We’ve covered the intriguing cosmetic and ophthalmologic innovations developed by this manufacturer before in IPWatchdog’s Companies We Follow series. Today, we’re returning to take a closer look at Johnson & Johnson’s activities at the U.S. Patent and Trademark Office. Although it doesn’t beat the same well-worn path as many other corporations we cover, J&J has had its fair share of interesting innovations over the past few months.
We start today with a look at our featured patent application, which describes a method of constructing contact lenses with inversion markings. These markings will let a user know that a contact lens is improperly inverted before inserting one into an eye, avoiding unnecessary irritation. Other contact lens technologies, including a lens containing an electronic circuit for visual enhancement, are described in other patent applications that we noticed today.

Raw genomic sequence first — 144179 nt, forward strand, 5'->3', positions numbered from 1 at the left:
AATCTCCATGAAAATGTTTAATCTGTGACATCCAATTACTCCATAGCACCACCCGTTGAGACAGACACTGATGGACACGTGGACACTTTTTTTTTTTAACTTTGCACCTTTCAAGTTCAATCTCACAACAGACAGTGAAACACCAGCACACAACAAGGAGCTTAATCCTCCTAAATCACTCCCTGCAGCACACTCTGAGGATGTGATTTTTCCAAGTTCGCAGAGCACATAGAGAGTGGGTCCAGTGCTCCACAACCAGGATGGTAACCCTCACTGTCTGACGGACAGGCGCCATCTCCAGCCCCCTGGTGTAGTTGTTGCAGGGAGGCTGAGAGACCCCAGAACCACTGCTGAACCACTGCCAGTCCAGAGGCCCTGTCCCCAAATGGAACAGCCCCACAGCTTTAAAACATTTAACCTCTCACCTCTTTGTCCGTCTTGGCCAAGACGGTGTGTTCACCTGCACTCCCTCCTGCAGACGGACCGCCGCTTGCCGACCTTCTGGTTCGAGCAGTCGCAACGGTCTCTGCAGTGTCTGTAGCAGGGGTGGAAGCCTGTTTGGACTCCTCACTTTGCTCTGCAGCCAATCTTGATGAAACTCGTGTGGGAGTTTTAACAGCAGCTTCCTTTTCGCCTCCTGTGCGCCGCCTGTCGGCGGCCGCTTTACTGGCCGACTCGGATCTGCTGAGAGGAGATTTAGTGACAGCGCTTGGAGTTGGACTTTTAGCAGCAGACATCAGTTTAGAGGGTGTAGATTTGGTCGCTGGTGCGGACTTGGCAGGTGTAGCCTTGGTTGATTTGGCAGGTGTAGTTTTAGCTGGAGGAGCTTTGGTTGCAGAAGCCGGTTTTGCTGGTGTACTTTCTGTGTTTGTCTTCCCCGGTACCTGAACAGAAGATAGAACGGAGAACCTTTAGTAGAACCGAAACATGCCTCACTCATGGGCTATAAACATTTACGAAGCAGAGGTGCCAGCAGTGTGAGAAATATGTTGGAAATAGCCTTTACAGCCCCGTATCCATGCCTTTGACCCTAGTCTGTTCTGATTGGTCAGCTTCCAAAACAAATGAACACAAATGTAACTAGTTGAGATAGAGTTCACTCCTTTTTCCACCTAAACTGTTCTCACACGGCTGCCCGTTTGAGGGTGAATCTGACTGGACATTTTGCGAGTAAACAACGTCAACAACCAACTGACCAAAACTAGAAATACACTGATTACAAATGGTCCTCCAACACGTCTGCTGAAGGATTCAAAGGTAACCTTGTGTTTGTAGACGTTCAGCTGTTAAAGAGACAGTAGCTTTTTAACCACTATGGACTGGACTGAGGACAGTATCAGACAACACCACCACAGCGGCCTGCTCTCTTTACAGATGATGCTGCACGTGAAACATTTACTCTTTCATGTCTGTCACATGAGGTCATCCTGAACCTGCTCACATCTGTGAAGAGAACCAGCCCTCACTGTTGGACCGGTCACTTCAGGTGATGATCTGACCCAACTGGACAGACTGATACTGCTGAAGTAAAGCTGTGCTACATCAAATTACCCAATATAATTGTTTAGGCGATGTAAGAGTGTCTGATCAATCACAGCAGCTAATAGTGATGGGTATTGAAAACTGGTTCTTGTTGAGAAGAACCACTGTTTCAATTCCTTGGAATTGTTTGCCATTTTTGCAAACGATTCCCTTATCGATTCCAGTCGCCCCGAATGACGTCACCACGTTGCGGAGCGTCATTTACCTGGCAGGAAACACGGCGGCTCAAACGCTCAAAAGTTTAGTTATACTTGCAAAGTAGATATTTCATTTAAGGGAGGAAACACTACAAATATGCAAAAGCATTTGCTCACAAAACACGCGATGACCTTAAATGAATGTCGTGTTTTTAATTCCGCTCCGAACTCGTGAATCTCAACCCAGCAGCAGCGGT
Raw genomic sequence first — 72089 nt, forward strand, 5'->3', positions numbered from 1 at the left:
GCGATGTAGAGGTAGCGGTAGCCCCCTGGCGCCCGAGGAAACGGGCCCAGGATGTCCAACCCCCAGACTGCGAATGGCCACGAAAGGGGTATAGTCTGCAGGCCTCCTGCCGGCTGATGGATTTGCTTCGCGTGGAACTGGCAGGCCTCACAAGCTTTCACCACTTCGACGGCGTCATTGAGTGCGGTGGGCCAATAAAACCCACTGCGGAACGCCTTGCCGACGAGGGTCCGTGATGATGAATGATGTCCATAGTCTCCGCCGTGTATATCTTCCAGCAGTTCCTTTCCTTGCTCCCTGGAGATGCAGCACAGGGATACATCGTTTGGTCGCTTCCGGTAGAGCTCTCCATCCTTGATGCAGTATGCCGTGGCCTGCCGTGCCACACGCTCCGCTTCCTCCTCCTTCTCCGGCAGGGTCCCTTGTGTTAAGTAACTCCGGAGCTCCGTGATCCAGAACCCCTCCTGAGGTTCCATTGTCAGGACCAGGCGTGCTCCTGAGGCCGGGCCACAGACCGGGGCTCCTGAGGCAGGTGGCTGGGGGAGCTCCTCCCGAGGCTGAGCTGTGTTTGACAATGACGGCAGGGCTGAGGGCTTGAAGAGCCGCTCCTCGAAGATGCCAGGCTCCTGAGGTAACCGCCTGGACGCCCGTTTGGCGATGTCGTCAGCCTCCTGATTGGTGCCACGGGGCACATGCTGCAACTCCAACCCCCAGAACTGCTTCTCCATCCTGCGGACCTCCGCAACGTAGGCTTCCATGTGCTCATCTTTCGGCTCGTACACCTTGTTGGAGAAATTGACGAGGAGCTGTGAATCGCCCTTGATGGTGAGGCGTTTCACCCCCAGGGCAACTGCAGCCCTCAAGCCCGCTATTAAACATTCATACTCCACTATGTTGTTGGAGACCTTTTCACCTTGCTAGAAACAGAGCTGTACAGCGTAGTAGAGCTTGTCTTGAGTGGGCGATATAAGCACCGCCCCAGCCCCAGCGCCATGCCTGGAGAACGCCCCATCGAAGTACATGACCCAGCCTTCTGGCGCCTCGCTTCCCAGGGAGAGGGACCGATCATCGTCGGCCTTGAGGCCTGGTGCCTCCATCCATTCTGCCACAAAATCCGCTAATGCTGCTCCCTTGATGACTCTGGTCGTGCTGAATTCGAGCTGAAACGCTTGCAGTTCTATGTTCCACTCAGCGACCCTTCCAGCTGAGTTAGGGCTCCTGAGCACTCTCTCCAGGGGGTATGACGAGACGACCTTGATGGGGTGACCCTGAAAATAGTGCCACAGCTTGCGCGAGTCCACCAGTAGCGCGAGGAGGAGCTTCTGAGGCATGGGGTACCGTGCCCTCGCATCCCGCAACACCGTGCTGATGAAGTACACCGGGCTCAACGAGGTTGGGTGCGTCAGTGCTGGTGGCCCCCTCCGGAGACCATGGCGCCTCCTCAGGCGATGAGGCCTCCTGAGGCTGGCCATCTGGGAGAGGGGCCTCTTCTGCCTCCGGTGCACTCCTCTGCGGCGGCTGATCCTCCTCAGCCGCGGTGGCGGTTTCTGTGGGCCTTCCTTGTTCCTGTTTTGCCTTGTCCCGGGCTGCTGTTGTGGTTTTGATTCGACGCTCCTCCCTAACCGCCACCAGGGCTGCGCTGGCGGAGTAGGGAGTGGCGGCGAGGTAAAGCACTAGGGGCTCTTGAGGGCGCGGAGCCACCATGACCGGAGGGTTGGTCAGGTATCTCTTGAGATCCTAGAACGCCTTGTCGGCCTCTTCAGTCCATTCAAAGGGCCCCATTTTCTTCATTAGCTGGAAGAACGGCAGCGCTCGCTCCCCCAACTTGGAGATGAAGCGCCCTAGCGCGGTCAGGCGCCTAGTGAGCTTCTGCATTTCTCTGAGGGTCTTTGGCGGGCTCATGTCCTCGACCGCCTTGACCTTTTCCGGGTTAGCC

Later today I will be speaking on a panel at the 2014 AUTM annual meeting entitled Getting the Word Out — Technology Transfer Works! The panel will be moderated by Jennifer Gottwald of the Wisconsin Alumni Research Foundation (WARF). On the panel with me are Joe Allen, Bob Stoll and Kevin Noonan. The conversation should be lively, opinionated and definitely entertaining. We are all believers in University research and development, the patent system and the objective good that Bayh-Dole has done for the entire industry.